Most of the world’s remaining tropical forests are degraded forests located inside human-modified landscapes (HMLs). HMLs consist of a mosaic of land-uses and are dynamic, especially when recently colonized. Little is known about how HMLs evolve and under what conditions forests can persist and contribute to the maintenance of multiple landscape functions and services. This seriously hampers land-use planning, resulting in a rapid loss of natural habitat, biodiversity and landscape functions.
Aim: The objective of this study is to determine the social-ecological drivers of forest landscape change (changes in forest quantity, quality and spatial pattern) in human-modified landscapes and the consequences for landscape multifunctionality.
Methodology: I will study a humid tropical region in Chiapas, Mexico. This region (~1000 km2) was recently colonized by 38 agricultural settler communities and exhibits a high diversity of landscape configurations. Communities migrated from wide range of locations, and thereby represent a high diversity of sociocultural backgrounds and variation in local ecological knowledge. This, together with community characteristics (e.g. population density), biophysical characteristics and external influences, is expected to have shaped land-use decisions, landscape configurations and landscape functions. I will unravel the main social-ecological drivers of forest landscape changes, focusing on changes in forest quantity, forest quality and spatial pattern, and its consequences for landscape multifunctionality. I will combine participatory methods with a modelling approach to explore new landscape configurations in which negative trade-offs between important landscape functions are minimized.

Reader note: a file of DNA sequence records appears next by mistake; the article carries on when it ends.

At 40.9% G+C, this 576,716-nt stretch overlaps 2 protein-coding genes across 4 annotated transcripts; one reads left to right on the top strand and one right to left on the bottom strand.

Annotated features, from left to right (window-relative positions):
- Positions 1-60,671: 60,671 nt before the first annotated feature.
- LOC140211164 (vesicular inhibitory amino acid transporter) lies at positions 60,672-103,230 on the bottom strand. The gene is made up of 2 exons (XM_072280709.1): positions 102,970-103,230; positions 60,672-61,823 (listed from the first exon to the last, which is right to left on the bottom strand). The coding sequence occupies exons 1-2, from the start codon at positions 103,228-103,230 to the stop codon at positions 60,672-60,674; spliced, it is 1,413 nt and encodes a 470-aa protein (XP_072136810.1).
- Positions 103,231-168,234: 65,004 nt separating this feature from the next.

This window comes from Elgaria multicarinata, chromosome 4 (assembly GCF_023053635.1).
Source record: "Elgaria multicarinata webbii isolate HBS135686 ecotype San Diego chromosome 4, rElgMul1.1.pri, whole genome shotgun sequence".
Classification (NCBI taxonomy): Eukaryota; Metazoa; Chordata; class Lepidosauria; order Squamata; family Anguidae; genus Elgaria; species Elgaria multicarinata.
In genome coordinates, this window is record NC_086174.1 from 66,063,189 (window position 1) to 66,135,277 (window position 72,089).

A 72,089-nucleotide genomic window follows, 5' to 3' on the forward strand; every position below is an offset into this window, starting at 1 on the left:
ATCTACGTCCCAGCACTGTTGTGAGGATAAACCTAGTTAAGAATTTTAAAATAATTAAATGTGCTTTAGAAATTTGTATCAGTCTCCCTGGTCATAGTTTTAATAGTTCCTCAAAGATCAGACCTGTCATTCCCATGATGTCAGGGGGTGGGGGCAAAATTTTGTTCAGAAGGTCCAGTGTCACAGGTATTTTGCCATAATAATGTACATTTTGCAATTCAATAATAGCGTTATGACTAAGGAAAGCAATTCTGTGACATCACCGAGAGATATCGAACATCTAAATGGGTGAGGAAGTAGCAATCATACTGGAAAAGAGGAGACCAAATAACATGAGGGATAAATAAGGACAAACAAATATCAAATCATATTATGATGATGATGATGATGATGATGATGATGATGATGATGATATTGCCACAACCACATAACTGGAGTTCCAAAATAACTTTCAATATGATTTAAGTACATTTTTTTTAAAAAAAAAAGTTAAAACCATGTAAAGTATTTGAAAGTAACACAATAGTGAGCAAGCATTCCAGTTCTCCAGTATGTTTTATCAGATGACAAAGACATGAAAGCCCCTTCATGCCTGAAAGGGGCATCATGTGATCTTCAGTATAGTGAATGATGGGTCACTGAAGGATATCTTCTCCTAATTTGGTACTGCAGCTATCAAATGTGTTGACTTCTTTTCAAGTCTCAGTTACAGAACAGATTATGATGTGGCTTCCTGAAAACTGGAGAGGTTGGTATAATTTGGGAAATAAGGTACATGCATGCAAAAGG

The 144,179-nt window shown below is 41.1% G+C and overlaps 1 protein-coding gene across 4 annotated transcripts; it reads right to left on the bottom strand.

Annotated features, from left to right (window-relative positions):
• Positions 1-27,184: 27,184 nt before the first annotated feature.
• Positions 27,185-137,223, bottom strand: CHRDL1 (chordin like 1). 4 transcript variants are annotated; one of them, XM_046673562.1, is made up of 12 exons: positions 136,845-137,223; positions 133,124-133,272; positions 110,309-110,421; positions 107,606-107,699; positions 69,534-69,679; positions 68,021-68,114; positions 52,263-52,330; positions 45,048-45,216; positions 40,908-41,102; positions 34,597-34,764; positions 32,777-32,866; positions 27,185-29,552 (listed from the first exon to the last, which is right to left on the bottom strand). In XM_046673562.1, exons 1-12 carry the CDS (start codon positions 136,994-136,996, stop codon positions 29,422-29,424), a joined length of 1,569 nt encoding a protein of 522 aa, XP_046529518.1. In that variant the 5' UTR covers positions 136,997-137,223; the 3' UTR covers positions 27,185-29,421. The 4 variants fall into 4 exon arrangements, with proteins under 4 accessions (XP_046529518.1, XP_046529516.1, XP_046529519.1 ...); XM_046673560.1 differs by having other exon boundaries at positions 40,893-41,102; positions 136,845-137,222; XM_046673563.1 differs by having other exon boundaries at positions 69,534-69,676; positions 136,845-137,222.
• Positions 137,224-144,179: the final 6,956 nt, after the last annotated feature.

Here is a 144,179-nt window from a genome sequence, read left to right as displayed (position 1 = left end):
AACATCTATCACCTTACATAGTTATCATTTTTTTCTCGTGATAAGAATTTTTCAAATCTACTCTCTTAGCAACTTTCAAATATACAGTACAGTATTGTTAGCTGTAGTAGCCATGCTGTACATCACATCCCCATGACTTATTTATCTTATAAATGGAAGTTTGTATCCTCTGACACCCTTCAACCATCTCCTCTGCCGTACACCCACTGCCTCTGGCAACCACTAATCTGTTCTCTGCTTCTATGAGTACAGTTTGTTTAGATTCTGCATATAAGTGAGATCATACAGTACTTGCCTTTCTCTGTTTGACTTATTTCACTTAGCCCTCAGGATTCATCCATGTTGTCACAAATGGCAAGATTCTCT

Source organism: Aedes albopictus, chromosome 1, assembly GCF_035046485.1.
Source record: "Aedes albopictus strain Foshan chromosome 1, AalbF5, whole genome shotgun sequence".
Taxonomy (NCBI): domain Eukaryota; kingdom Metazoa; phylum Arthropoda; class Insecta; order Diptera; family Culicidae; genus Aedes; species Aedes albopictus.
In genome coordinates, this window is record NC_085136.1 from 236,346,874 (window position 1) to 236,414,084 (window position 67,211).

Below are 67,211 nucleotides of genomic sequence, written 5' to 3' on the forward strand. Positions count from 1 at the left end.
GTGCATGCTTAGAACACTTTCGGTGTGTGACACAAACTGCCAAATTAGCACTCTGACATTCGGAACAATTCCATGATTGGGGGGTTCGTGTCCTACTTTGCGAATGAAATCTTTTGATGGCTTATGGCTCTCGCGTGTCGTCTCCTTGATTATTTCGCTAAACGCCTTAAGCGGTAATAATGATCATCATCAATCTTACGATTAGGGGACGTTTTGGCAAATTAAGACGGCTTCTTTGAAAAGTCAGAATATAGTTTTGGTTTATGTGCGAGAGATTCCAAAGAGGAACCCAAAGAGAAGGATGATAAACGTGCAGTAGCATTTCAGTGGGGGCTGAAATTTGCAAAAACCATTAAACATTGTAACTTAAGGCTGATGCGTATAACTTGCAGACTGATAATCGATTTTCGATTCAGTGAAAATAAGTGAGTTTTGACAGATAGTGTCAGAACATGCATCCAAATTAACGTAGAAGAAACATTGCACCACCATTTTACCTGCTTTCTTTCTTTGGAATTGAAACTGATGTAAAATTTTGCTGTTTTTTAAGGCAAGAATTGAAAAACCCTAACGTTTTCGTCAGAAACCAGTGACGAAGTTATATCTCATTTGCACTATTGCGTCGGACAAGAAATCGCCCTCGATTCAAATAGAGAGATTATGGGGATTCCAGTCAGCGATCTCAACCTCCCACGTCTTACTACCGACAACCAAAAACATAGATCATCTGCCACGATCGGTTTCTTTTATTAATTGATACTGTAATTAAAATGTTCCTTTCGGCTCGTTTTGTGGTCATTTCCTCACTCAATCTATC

Associated MSc theses: